Pipe Bursting Opens Up New Market For Plumber

Pennsylvania’s Pronto Plumbing has found a lot of success using RODDIE bursting equipment to incorporate the service alongside its other work

Pipe Bursting Opens Up New Market For Plumber

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In an effort to generate a new revenue stream, Pronto Plumbing in Camp Hill, Pennsylvania, decided to enter the market for trenchless pipeline rehabilitation about five years ago. So far, so good — thanks to R8 pipe bursting systems manufactured by RODDIE.

At first, an under-performing pipe bursting system prevented the business from making headway as fast as co-owner John Gribble would have liked. But the RODDIE R8 units changed all that, bringing more efficiency, productivity and power to each project.

“Those RODDIEs make our company a lot of money,” he says. “They gave us a big productivity boost and about a 200% increase in revenue. We plan on buying another one soon.”

Technicians can both set up and break down the hydraulically powered R8s about an hour faster, which saves roughly two hours per job.

“Time is money,” Gribble says.

Furthermore, the units are significantly lighter; the system breaks down into two 70-pound components, making it easier to carry. And its compact size means a smaller trench footprint, plus it can be set up vertically or horizontally, which provides greater flexibility when using it in cramped quarters, Gribble says. While it may be compact, the R8 still generates plenty of muscle: 30 tons of pulling force at 3,000 psi.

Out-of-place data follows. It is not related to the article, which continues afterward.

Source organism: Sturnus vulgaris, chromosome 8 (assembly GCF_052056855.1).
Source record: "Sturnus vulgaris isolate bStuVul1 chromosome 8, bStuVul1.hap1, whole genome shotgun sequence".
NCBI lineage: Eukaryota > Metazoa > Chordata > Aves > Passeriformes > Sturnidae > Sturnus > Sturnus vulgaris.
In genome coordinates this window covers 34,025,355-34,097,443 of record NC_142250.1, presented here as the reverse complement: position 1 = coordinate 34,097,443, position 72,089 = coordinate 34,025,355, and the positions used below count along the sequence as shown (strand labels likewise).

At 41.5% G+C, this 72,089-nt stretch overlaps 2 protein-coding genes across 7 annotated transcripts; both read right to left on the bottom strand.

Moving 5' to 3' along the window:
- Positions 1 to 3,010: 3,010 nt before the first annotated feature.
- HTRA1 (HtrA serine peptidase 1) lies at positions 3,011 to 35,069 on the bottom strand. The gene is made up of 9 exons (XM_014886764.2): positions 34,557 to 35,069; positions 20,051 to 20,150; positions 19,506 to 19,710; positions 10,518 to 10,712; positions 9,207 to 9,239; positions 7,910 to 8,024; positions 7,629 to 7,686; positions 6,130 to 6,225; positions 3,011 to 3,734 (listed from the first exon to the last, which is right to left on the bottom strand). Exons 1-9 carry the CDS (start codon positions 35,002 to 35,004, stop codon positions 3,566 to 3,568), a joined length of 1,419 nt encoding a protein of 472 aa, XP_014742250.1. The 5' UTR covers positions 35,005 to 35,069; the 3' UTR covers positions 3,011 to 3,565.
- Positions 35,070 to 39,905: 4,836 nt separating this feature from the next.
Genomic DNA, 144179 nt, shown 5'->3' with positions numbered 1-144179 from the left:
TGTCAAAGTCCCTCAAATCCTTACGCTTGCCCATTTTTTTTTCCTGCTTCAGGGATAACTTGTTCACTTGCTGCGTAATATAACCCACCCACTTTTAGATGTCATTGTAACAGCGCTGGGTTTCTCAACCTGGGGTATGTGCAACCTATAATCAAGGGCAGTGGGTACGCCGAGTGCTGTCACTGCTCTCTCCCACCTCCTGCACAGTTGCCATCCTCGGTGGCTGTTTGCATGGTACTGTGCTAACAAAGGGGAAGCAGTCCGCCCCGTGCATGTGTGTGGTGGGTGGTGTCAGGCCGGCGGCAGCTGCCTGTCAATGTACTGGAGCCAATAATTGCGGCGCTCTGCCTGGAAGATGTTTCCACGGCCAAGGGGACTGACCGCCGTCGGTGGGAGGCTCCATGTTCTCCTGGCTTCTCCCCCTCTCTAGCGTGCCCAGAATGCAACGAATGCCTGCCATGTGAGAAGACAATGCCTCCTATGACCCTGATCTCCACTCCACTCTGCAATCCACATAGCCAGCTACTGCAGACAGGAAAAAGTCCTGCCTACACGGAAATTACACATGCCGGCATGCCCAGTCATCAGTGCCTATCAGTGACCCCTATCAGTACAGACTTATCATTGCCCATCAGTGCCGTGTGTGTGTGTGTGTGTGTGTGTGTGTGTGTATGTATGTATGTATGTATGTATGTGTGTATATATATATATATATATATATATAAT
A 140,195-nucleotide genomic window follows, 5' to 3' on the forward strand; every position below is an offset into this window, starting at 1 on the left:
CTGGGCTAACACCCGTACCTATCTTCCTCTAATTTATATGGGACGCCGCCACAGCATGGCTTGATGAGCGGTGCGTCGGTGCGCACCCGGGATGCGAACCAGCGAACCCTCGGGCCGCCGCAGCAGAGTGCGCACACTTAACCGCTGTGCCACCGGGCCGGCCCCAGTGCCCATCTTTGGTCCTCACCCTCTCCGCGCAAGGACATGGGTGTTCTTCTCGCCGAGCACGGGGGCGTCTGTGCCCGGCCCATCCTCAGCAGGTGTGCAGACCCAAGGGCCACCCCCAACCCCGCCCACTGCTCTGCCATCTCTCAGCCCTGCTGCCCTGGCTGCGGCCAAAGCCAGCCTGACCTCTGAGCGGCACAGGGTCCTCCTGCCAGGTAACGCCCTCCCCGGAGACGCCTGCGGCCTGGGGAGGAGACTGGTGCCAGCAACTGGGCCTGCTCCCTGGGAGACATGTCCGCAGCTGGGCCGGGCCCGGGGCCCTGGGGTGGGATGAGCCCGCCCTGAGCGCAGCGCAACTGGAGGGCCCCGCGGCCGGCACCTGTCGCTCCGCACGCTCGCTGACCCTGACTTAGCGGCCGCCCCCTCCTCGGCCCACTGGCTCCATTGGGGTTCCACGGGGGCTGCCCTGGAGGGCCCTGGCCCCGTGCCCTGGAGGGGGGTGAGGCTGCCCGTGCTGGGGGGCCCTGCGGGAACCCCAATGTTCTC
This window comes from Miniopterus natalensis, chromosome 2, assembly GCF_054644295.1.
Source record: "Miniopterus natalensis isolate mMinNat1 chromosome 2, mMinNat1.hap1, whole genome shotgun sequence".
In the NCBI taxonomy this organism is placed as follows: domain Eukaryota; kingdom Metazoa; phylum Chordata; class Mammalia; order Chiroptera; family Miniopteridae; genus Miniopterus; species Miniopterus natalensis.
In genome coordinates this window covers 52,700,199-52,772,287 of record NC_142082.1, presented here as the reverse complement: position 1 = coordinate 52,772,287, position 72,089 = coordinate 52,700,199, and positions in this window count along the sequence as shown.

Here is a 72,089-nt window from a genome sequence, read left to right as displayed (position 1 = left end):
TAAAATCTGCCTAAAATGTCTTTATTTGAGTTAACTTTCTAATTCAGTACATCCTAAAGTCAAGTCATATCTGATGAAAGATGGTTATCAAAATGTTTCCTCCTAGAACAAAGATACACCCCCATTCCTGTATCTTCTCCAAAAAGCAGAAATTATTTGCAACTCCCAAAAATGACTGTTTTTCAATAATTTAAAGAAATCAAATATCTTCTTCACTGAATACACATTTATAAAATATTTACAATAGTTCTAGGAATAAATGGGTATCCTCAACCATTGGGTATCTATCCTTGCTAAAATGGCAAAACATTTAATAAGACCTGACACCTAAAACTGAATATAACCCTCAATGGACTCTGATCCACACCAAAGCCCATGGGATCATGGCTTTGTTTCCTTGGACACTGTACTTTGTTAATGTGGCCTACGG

The company bought a Hydra Control accessory that provides better control while pulling the bursting head.

“You don’t want to over-pull your pipe and end up lodging the bursting head in the machine,” Gribble says. “The Hydra Control also allows you to stop a pull quickly when you hit a snag and the cable starts to bind.”

In addition, the R8’s swiveling bursting head allows it to easily travel through 45- and 22-degree bends in pipes, he says.

The RODDIE system proved its value about one year ago during a very difficult job performed under challenging conditions: a 300-foot-long pull under eight attached rowhouses. At issue was a completely collapsed 6-inch terra cotta sewer line under the rowhouses, which turned the area under the homes into a giant cesspool, Gribble says. 

“It was painful. The line was completely gone, so it was nasty.”

Each end of the bursting job also included two 45-degree bends followed by a 90-foot-long run to the mainline. Pronto technicians had to jackhammer through the tops of the footings on the end of each home — nine footings in all — to create holes large enough for the RODDIE bursting head to fit through. The jackhammering was done through the floors of the homes, he says.

“It was the only way to fix it without tearing down the homes.”

The job was completed in four days and Gribble says the R8 made all the difference between success and failure.


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